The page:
In one chamber, a giant elephant inflates and swells up against the floor, walls and ceilings. The pollution, and by extension the environmental disaster, is the elephant ignored in the chamber shaped by Nguyen’s plastic skins. The funny and not-so-funny cartoon inhales and almost explodes with a poison that remains shapeless and invisible to the casual eye in Saigon, where the motorcycles of more than 7 million almost equal the number of its inhabitants.
The piece plays with different scenarios, such as roofs, fields surrounded by motorcycles where these animals come to life from toxicity creating a scenario between beautiful and tragic. Through a mythological work created by the artist he will create a metaphor where beasts fight among themselves and finally come after all of us, leaving nothing but carbon footprints.
Artist: Weixin Quek Chong
In this work, the artist explores through aesthetics, touch and sensoriality as a form of expression the language of the body and the social symbolism in it. Fragile bodies are joined together by supporting each other, creating the social mass. We are and we are others.
The oppressions/depressions/pressure the form into inner and outer forms. Everything grows, mutates, adapts, evolves.
The video presented combines the movements of the feet under the latex with fourteen lines extracted and recombined from the poet Sappho. Mixing the spectrum of desire and longing with a cadence of laborious breathing and insomnia that counteracts the sounds of ASMR from the depths of the sea.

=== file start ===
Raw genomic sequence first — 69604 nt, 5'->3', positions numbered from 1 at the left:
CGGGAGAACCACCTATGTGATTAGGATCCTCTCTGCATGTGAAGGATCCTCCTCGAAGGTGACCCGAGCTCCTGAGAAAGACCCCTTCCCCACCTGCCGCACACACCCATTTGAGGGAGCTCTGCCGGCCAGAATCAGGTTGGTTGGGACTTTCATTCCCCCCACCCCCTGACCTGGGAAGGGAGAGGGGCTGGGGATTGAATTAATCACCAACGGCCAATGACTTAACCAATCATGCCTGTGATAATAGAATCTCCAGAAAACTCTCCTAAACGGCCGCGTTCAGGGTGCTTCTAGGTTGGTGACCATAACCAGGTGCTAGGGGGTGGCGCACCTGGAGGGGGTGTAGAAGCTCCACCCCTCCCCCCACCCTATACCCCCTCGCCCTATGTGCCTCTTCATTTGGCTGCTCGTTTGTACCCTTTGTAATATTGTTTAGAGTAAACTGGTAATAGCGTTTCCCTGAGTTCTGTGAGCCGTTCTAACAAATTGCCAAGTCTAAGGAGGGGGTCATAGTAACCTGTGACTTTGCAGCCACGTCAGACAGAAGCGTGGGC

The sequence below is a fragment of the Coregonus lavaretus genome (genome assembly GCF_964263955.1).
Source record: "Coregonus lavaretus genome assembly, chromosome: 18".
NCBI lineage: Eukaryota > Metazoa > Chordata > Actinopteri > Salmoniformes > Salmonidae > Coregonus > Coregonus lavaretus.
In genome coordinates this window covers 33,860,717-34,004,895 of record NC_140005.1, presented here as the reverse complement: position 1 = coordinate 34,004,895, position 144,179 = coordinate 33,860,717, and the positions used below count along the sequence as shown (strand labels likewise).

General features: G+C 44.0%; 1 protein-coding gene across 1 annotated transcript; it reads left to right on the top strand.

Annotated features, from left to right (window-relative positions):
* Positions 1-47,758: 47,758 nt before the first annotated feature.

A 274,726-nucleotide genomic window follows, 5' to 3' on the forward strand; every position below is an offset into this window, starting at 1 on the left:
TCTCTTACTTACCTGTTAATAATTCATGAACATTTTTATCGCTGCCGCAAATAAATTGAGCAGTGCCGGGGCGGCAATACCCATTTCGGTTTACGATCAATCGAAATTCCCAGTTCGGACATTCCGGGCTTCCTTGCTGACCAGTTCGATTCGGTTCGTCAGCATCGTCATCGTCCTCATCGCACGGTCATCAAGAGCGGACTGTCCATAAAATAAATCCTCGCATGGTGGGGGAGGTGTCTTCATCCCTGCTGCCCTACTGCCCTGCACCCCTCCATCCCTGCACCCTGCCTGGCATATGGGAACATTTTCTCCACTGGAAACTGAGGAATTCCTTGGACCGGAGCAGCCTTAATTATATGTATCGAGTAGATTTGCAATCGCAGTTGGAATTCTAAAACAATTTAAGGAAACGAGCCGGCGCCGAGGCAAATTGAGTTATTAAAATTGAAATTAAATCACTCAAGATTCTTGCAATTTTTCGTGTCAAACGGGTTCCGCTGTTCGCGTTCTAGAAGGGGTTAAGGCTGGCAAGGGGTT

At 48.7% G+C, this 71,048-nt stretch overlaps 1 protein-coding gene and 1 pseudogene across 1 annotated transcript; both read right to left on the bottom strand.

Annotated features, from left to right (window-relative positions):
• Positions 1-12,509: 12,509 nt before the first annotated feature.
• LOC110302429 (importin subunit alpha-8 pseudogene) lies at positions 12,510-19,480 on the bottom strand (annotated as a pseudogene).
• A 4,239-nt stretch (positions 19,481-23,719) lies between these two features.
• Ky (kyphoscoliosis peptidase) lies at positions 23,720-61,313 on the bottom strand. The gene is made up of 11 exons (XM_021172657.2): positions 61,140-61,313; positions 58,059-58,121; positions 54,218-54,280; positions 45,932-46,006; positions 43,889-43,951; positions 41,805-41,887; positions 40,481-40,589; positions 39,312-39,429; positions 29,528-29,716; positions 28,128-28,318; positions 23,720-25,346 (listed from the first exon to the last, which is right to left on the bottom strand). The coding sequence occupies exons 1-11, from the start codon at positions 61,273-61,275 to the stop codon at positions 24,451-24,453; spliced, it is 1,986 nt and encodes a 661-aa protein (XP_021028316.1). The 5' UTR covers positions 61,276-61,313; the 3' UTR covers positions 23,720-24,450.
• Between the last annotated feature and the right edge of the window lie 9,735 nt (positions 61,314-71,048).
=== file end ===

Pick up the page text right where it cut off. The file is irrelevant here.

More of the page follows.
Title: Future Faith
Artist: Ivan Despi
This art piece revises Future Faith, part of an old series that was exhibited 9 years ago, in 2011, at Pablo Gallery.
Future Faith reflects on the loss of faith, from the artist’s personal experience of disappointment or estrangement from religious institutions. This concept is manifested in the work through the artist’s dreams, where a religious idol covered in decadence is revealed.
Although the conviction in a supreme being is still there, the structure of worship is in doubt. The artist wants to explore what happens after the loss of faith. As traditional belief systems erode, the lack of an entity to put your faith and trust in will cause anxiety. Out of necessity, the artist believes that a person will create something to believe in. Something to fill the void. Sometimes, they may become another idol of another belief system, sometimes, another person entirely, but most of the time, they turn out to be themselves. In 2020, the loss of faith has extended not only into religious institutions, but also into the government. In the age of a pandemic, structures that society should have trusted are collapsing. What is stewardship for a church that seeks to restart religious congregations for donations? What is leadership for a government that is selling off its own land and people?